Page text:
Thirteenthing China

My piece over at The Thing today goes back to China (here). I, as others going back perhaps to Matteo Ricci, if not to St Francis Xavier, see a natural fit between the Thomist account of heavenly things, and the Confucian account of things under Heaven. This link was explored and attempted, in the past, by the Jesuits of the China missions. For many explicable reasons, it failed. I am exhilarated to see that it seems to be under exploration again, however timidly and tentatively, now from the Chinese side.

It strikes me that my view of China is analogous to my view of the Catholic Church. I did not join the latter because I was impressed by its current activities. Far from that. Well before joining, and since, I have been under the impression that the Church is in a serious mess — one which may be traced to circumstances clearly preceding Vatican II; and one which can and will be righted only by divine intervention: by Christ. I was instead received, coming up to eleven years ago, with a view of the Church through all twenty centuries, and more fundamentally, in view of her Founder and His promise to sustain her. But let me, for the sake of my point, set that “more fundamentally” aside.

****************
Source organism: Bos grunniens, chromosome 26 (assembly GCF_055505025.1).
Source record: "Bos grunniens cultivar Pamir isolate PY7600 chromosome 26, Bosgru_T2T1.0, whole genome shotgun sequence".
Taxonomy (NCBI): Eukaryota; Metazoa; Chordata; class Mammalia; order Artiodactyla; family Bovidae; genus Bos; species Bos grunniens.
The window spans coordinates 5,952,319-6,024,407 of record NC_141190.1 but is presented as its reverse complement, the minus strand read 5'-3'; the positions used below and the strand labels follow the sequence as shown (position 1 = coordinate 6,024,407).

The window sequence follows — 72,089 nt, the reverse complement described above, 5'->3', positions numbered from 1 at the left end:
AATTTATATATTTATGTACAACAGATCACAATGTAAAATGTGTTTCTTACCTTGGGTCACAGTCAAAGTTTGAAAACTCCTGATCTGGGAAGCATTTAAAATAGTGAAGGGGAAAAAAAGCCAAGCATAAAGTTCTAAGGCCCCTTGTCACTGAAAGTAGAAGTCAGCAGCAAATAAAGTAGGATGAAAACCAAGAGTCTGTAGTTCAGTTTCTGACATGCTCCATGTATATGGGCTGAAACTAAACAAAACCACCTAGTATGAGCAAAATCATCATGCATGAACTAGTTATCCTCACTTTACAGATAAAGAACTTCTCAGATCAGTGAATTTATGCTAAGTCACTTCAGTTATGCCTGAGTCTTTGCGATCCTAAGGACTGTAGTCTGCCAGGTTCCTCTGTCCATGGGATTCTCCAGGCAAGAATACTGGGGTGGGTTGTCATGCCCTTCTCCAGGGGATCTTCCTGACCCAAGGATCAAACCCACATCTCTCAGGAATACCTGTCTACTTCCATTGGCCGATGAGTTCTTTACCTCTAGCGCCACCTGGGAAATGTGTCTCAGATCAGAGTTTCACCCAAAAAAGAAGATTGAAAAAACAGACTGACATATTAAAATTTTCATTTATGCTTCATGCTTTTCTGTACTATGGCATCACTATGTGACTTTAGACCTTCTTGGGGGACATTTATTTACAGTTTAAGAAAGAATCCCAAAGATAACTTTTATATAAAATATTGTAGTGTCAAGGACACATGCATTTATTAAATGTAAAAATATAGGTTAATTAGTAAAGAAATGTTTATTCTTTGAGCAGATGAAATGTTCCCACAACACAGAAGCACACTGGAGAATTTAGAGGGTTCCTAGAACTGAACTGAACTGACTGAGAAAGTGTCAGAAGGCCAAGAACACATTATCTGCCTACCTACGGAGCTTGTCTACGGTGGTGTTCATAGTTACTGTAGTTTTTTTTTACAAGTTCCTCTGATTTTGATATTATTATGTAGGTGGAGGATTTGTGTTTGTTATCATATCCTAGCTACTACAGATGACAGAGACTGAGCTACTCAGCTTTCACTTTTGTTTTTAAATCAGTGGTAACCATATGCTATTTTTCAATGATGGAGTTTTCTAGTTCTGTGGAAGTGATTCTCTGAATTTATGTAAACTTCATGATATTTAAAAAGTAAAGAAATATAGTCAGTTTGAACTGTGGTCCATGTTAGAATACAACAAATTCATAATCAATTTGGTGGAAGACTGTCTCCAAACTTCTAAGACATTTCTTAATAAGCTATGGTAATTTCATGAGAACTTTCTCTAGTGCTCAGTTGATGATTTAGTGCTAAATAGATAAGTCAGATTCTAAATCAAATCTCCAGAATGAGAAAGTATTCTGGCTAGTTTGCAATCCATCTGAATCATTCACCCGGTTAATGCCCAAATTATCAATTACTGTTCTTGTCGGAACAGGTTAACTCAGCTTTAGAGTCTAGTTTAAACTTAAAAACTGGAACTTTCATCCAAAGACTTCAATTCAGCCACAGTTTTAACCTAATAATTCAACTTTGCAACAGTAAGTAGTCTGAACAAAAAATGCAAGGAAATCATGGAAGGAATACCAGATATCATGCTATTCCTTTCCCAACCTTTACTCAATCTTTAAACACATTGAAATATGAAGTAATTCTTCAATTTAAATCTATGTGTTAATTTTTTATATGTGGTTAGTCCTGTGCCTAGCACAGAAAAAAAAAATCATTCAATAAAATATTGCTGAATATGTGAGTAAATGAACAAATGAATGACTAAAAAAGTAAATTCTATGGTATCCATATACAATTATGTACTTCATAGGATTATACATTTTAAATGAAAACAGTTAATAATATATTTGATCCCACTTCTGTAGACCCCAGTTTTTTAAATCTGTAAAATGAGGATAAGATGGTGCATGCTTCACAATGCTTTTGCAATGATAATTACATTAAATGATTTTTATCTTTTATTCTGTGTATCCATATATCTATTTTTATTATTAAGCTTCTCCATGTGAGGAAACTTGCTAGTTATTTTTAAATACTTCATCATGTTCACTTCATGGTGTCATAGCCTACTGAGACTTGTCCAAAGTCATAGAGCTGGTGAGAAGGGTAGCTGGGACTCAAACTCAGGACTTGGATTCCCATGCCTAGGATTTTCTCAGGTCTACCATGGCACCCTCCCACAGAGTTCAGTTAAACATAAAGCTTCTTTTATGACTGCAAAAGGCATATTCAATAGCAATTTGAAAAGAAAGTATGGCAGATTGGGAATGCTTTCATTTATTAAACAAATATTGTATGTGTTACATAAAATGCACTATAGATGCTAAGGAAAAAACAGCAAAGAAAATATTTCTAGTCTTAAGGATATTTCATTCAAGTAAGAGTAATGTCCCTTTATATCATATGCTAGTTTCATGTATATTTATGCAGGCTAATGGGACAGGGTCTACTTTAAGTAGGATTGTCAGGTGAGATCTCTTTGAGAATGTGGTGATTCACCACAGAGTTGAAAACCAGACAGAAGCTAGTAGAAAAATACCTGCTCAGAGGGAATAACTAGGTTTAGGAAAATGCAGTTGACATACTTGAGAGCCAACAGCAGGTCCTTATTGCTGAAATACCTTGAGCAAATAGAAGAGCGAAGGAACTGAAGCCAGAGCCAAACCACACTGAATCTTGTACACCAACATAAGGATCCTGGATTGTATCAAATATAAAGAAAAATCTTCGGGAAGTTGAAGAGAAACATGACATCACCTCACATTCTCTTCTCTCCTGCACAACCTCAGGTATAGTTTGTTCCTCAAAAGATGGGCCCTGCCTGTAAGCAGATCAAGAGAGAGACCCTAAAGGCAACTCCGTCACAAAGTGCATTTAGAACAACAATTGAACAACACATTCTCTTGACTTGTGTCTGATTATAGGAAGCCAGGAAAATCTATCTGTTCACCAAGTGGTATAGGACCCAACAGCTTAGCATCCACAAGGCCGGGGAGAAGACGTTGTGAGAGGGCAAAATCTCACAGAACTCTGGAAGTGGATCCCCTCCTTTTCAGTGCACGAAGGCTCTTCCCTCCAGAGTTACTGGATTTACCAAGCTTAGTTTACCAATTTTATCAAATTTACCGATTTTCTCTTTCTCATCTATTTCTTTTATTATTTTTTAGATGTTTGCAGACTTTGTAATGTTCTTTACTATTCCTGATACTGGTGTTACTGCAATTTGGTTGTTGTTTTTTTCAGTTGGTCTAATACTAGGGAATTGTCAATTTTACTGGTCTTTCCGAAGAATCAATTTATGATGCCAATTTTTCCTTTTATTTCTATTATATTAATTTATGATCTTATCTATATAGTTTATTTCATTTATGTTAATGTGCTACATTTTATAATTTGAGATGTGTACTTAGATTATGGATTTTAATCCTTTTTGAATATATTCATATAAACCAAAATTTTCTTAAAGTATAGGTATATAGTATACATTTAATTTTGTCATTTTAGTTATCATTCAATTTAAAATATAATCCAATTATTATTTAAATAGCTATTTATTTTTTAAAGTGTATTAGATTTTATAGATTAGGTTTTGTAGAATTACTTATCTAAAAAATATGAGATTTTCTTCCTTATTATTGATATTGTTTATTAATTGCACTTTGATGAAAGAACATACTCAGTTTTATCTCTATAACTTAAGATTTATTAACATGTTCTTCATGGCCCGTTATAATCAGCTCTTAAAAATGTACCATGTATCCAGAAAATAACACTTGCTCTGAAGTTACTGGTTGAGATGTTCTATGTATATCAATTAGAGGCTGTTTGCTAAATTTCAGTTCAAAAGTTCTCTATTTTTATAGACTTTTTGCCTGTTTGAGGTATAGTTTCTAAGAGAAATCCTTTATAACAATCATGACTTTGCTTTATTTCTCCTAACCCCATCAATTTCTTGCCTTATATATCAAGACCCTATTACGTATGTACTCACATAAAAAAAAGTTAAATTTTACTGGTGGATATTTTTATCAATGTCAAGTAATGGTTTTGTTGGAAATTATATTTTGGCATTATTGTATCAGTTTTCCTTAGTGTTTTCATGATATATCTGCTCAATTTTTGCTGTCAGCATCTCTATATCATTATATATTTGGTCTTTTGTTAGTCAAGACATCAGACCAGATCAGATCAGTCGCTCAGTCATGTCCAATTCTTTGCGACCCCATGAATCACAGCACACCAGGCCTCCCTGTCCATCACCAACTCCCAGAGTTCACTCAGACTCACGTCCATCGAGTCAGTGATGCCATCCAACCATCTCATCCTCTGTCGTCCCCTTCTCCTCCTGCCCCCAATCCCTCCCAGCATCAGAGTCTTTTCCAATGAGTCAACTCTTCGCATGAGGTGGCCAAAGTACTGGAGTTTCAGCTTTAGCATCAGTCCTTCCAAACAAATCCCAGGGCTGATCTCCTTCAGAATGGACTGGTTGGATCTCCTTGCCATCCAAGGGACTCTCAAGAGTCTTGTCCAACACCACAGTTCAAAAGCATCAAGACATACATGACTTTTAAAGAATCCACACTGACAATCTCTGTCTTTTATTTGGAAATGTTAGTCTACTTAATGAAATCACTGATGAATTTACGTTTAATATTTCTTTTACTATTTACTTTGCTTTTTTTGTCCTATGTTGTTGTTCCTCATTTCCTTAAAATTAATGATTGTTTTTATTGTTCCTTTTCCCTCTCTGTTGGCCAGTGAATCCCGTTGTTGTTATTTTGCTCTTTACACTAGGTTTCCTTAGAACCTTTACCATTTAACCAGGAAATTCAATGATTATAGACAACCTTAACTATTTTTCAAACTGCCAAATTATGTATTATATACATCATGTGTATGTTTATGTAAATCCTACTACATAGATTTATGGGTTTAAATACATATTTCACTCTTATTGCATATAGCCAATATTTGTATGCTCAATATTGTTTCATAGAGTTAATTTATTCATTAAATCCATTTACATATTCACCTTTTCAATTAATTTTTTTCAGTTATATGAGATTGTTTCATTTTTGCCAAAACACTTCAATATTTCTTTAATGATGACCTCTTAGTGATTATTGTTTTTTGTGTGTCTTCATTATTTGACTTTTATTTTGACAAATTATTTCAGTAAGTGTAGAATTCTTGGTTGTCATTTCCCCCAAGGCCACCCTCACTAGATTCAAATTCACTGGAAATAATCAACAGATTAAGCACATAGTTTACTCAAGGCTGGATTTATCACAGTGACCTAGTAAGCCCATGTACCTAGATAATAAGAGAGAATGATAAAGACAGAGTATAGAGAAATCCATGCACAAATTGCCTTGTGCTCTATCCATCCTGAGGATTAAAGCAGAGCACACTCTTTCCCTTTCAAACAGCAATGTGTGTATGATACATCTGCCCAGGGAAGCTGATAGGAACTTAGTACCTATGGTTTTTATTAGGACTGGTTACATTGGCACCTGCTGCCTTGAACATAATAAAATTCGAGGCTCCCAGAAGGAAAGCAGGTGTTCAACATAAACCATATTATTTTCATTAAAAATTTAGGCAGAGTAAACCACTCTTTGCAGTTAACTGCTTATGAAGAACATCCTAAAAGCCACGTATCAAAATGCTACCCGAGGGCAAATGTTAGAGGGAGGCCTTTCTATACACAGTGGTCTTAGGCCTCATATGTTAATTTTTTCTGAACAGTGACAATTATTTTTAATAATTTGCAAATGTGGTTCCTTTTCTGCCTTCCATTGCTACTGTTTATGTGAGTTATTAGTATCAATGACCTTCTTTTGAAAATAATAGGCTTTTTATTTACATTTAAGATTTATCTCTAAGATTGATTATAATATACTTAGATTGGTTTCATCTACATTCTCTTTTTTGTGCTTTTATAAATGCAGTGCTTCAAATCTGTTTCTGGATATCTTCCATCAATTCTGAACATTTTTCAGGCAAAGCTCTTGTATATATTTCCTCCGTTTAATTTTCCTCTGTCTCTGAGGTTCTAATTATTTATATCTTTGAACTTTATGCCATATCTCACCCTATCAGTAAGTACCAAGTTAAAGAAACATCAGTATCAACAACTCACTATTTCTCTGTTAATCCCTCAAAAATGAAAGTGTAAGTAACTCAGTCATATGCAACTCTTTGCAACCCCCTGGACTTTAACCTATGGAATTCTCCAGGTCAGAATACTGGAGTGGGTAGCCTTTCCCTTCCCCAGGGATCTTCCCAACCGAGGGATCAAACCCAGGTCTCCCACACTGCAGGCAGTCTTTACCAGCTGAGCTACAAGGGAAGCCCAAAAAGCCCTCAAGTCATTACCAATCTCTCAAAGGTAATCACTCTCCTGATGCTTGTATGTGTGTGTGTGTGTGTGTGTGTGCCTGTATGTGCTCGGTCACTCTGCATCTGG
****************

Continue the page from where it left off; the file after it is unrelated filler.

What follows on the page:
The China for which I have a consistent, very high regard, is the China of more than twenty centuries. This is a civilization whose achievements over time — even without the Revelation, and as it were, only by natural reason — have been extraordinary, and are in some respects greater than any other civilization known to history. China is gutted today; gutted by the worst effects of both the prevailing materialist ideologies, “socialism” and “capitalism.” Her own best traditions were abandoned in seeking false goods. Of course, many of the evils were done to her by vicious external agents; but much more by a destructive envy of foreign wealth and power. (So much of the damage to the Catholic Church has been, in a parallel way, self-administered.)

Yet she is not dead. To my mind (and no other rules this Idleblog), the magnificent positives of the Confucian tradition are still accessible to some men; still comprehensible to them. The possibility of recovery is not quite extinguished. And my sense is that this — not foreign, in the end, but universal — “Thomist” or Catholic account of “the things of Heaven,” is the very stimulant that could raise what is most admirable in that “Confucian” or Chinese tradition out of its apparent grave.

A Catholic Christian China would, in this sense, become more, not less, “Chinese.” Her own Confucian tradition, wise and penetrating the heart of man, would be appreciated more, not less.